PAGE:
Tuesday, June 9, 2009

Turkey Creek Branch

Missionaries first began preaching in Humphries County in 1834. But the first converts at Turkey Creek were in around 1887. Elbert Sanford Bigham and his wife, Barbara Ann Fizer were baptized on May 8, 1887, along with Arminta Beechum. On April 2nd 1888, Barabara's father, John Fizer, was baptized. For years they were the only ones, but on 9 August 1896 Eliza Beechum was baptized followed by her husband Harrison Beechum 13 October 1896.

In 1899, 19 year old Elder Riego Stay Hawkins served part of his mission at Turkey Creek. He was well liked by the members there. They remembered him even years later.

More baptisms followed in 1907 and later. Family names like Allison, Beechum, Browning, Box, Carter, Durham, Forest, Hornburger, and Peterson, made up a slowly and steadily growing branch. In 1924, the community of saints at Turkey Creek had grown enough to justify building a "small frame chapel" on land belonging to Sam Bigham.

Sunday School enrolment was at 68 in 1935, 71 in 1939, and 74 in 1940. In 1944, the local membership was down to about 45. The war had meant there were factory jobs to be had if you were willing to leave your home. Many chose to do just that.

That spring the "only two missionaries [serving] in Tennessee" made their way to Turkey Creek. They had a list of names; members who had not been visited in a while: Bighams, Beechums, and Brownings. They were names that were oddly familiar to the older of the two Elders.

With such a large area to cover, these missionaries were driving a car. They followed the windy roads until they found the "small frame chapel" these faithful saints had built. It was still being used and the land was still owned by Sam Bigham. Now he was 71 years old, though he was active and still stood tall. He lived there with his younger brother, Joe.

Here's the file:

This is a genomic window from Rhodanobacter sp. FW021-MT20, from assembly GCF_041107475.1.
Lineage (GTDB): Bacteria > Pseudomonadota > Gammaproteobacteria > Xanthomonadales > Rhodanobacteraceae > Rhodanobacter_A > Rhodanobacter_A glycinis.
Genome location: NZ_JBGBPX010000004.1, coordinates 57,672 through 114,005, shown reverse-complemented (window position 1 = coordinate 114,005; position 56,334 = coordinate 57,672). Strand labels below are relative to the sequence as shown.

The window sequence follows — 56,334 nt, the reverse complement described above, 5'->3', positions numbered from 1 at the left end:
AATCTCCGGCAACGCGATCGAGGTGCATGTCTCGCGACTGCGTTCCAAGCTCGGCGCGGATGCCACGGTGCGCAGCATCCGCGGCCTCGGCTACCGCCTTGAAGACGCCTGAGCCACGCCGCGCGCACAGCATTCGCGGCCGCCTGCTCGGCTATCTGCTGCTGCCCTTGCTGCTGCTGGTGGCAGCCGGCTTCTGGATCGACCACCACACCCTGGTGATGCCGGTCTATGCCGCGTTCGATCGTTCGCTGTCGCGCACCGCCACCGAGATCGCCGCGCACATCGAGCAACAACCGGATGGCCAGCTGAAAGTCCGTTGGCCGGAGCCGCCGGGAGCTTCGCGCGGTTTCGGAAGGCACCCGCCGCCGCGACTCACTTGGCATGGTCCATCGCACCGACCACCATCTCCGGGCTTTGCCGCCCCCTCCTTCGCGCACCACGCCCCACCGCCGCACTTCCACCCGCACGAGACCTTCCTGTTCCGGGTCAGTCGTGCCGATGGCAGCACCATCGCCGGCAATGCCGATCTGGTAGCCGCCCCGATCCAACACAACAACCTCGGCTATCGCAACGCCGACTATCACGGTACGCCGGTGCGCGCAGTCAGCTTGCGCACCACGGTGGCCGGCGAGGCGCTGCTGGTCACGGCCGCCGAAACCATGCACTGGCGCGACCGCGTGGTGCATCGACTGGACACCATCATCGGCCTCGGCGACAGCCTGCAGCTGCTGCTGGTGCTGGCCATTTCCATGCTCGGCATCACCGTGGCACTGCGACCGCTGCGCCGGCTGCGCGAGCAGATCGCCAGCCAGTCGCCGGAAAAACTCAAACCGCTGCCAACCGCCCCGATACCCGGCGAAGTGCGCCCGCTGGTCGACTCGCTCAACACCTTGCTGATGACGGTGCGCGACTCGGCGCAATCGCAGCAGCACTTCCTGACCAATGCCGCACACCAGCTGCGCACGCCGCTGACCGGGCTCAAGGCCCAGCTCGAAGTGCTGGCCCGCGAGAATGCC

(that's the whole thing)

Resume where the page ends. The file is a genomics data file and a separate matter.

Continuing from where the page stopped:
The Elders, one younger and one older, introduced themselves; Elders Lindstrom and Hawkins. It was the latter name that rang a bell for Sam Bigham. He remembered that name from 1899. He asked if he were any relation to the Elder Hawkins that had served in Turkey Creek all those years ago. By now Elder Hawkins realized why this place seemed so familiar to him. It had changed somewhat since he was a young missionary 45 years earlier. The chapel was new, but the friends were the same. Both of the Bigham brothers remembered Elder Hawkins and now Elder Hawkins remembered them. During their three day visit other families in the branch remember Elder Hawkins too.

Without knowing it, President Graham H. Doxy of the East Central States Mission had assigned Elder Riego S. Hawkins to serve in the same area in which he had served in 1899 while in the Southern States Mission. And though Elder Hawkins knew he had served in Tennessee, little did he expect to meet anyone who remembered him so well.

[Addendum: When the Nashville Stake was formed, December 6, 1970, the Turkey Creek Branch was turned into a "Dependent Sunday School" of the Clarksville Ward. There it remained until it was re-organised into the Turkey Creek Branch in 1976. On December 2, 1979, when the Nashville, Tennessee Stake was split, the Turkey Creek Branch became part of the new Franklin, Tennessee Stake. The Turkey Creek Chapel was retired from use in the Fall of 1980, when the meeting house in Waverly was built. At that time the name was changed from the Turkey Creek Branch to the Waverly Ward Branch. The old building was sold as a residence. Sadly, it burned to the ground in 1985.]


14 comments:

Ardis Parshall said...

Usually one of the reasons given for gathering with the main body of the Church was so that members could strengthen each other and provide a nucleus for the Church to grow and thrive. I wonder just how valid that idea is, when I hear about the faithfulness of a few scattered Saints. It's fascinating how you can trace the progress of a single convert family through to the formation of a modern ward.

I love your stories, Bruce.

BruceCrow said...

Thanks. A compliment from you, a master story teller, is worth a great deal.

Amy said...

Lovely story. It would sure be a curious experience to be reassigned to the same area many years later as a missionary. I've had some contact with former members and converts from my mission recently on facebook, but to work with the same people 45 years later? Sounds like a wonderful opportunity.